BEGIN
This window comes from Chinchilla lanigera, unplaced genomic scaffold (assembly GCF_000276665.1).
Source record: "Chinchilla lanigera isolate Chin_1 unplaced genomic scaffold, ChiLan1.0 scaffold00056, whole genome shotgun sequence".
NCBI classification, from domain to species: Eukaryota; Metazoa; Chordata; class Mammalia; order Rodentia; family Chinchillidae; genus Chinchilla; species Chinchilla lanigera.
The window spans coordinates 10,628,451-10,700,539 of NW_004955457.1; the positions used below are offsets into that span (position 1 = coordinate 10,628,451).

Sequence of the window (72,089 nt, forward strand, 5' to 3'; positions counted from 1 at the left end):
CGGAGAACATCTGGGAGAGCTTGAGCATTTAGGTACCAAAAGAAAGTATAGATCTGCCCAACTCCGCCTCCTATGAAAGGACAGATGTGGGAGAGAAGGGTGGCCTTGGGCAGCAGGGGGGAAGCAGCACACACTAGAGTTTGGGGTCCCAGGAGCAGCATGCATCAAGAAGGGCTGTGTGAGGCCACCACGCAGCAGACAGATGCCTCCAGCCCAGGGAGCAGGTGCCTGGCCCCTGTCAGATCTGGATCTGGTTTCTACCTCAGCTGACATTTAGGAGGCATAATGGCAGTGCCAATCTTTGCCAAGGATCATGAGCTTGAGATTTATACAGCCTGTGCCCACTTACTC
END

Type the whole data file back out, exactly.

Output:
This window comes from Chinchilla lanigera, unplaced genomic scaffold (assembly GCF_000276665.1).
Source record: "Chinchilla lanigera isolate Chin_1 unplaced genomic scaffold, ChiLan1.0 scaffold00056, whole genome shotgun sequence".
NCBI classification, from domain to species: Eukaryota; Metazoa; Chordata; class Mammalia; order Rodentia; family Chinchillidae; genus Chinchilla; species Chinchilla lanigera.
The window spans coordinates 10,628,451-10,700,539 of NW_004955457.1; the positions used below are offsets into that span (position 1 = coordinate 10,628,451).

Sequence of the window (72,089 nt, forward strand, 5' to 3'; positions counted from 1 at the left end):
CGGAGAACATCTGGGAGAGCTTGAGCATTTAGGTACCAAAAGAAAGTATAGATCTGCCCAACTCCGCCTCCTATGAAAGGACAGATGTGGGAGAGAAGGGTGGCCTTGGGCAGCAGGGGGGAAGCAGCACACACTAGAGTTTGGGGTCCCAGGAGCAGCATGCATCAAGAAGGGCTGTGTGAGGCCACCACGCAGCAGACAGATGCCTCCAGCCCAGGGAGCAGGTGCCTGGCCCCTGTCAGATCTGGATCTGGTTTCTACCTCAGCTGACATTTAGGAGGCATAATGGCAGTGCCAATCTTTGCCAAGGATCATGAGCTTGAGATTTATACAGCCTGTGCCCACTTACTC